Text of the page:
Step 6: Plan And Cut

When you’re ready to cut, remember the first row must always be placed along the most visible wall. It should also be placed parallel to the longest wall in the room. 

Leave a quarter-inch space between the flooring edges, walls or bases of cabinets to provide the floor with space to contract and expand. Many manufacturers will provide you with necessary spacers as guides to make this process easy.

Step 7: Start Installing

Work from right to left in the first row. Place the flooring with the tongue side facing the wall. When the first board is placed down, align the next board so that the tongue and groove fit snugly together. Ensure the pieces lock together. 

Remember to leave a ¼ inch space between the wall and the flooring. Ensure the planks are placed in a way to provide a clean, symmetrical look. Use a hammering block or small hammer to gently tap pieces into place. Seams need to be tight. 

Step 8: Install The Remainder Of The Rows

Continue installing each row the same way you did the first one. Make sure the tongue always fits snugly into the groove. Continuously check to make sure the flooring is straight and has tight seams. 

Installing Floating Floors 

If you don’t want pattern repeats for several rows, open three or four boxes and alternate the pieces you lay down. This will ensure you have different patterns in different places. 

Step 9: Cut Around Obstacles

If you have to cut around obstacles in the room, such as door jambs or cupboards, the trick is to make a template out of cardboard. Simply trace the outline of your handmade template onto the floor material. This will ensure you cut the correct shape. 

If you’re struggling to interlock pieces around corners, use a utility knife to cut some of the bottom of the material off to fit the pieces together. You can also add some glue to the corners; just make sure the glue dries for about 30 minutes in those hard-to-reach areas. 

Step 10: Finalize The Last Row

Depending on the shape of your room, the last row might be narrower than the rest. If this is the case, you might have to cut the material lengthwise to ensure it fits. If you have to cut the tongue off the last row to get it to fit, then you will have to use glue to secure the last row. Use white wood glue and allow the pieces to dry for about 30 minutes once you’ve clamped them in place.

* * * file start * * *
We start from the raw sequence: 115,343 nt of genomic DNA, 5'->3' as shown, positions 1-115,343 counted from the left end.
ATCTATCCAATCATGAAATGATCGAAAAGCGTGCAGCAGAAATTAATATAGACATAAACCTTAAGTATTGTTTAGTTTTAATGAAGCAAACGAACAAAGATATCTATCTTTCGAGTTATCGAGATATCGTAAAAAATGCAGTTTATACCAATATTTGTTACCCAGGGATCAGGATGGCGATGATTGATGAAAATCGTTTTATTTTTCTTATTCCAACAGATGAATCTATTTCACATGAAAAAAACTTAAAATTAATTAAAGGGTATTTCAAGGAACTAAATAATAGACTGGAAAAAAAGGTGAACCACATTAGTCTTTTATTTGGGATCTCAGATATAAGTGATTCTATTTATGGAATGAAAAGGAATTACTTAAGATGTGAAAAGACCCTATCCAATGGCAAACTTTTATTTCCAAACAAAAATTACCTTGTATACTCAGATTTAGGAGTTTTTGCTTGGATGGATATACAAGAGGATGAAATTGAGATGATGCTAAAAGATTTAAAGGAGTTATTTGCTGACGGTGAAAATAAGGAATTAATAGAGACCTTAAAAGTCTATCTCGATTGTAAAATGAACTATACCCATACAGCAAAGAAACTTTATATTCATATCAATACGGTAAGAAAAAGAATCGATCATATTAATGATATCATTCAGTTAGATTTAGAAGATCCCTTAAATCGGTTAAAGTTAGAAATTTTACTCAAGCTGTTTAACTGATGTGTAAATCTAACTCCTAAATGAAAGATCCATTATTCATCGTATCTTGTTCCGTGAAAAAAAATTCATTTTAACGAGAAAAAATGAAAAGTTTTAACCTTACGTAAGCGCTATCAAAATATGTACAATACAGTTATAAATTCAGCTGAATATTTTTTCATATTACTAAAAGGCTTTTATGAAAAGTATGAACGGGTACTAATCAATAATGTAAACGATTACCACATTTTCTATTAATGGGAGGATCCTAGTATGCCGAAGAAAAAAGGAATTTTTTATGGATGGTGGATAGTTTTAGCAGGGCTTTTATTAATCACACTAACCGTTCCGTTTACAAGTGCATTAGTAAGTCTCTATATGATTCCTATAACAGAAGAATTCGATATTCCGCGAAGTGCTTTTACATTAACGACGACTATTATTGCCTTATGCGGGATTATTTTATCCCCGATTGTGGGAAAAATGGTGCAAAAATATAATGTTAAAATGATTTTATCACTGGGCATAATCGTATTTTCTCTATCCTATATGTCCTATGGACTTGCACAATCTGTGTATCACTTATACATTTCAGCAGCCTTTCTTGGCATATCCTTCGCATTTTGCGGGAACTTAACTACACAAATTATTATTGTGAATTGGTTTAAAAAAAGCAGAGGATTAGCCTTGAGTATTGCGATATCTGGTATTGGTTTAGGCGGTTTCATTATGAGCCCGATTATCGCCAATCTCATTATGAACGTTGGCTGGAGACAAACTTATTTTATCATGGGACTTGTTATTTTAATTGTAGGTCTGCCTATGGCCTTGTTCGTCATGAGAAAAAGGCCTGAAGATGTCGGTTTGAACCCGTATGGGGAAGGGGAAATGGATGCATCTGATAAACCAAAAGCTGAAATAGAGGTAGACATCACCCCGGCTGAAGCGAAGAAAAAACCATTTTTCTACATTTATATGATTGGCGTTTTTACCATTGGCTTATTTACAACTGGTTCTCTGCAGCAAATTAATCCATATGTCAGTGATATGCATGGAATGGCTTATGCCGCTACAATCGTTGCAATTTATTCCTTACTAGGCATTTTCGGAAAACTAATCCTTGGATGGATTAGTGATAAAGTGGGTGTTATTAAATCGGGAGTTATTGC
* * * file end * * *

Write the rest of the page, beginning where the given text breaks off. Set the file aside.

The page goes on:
Step 11: Install The Shoe Molding And Baseboards

When the flooring is completely done, add the molding to cover any gaps. Add baseboards along the wall. Once the floor has a tight seal, you can give it a gentle wipe down. 

Yes, it’s that simple!

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FAQ’s

How do you stop a floating floor from moving?

Since the flooring isn’t permanently fixed to the subfloor, it can shift. A dip in the subfloor can be one reason for this. The best way to counteract this is to use a transition strip of molding fill. 

Simply fill the gap between the floating floorboards and the subfloor. Once you’ve added a drop of construction adhesive to the gap, slide the strip into place. This will go a long way toward keeping the floor in place. 


Are floating floors noisy?

One of the disadvantages of floating floors is that they are notoriously noisy when you’re walking on them. Because the flooring doesn’t attach to the subfloor, it’s prone to creaking. One of the best ways to lessen the noise is to install an underlayment pad.


Do floating floors settle after a while?

Newly laid floating floors require a few months to settle. The settling process refers to floors and glue or interlocking bonds becoming accustomed to the weight that’s being placed on them. 

During this process, there might be some noise when you walk on the floor. The good news is that this noise should quiet down after a few weeks of use. After settling, the floor should still have the same amount of bounce as when first installed. 

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Final Thoughts

Deciding to upgrade your floors doesn’t have to be the start of a very long nightmare! By opting for the floating floor type, you’ll be saving money and time

Here are a few reasons to consider this option:

  • Floating floors are a budget-friendly option
  • They’re easy to install
  • Ideal for high-traffic areas 
  • Variety of colors, styles and designs available to suit any decor

Floating floors are the perfect solution to your floor upgrade! You’ll have stunning new floors in no time! 

If you have any comments or first-hand experiences with installing a floating floor, please post them below or share your pictures via our social media! 

About Maricel Dee

Maricel Dee is a writer & blogger on all things home improvement. When she's not writing on her favorite home improvement topics, you can find her immersed in her own home projects.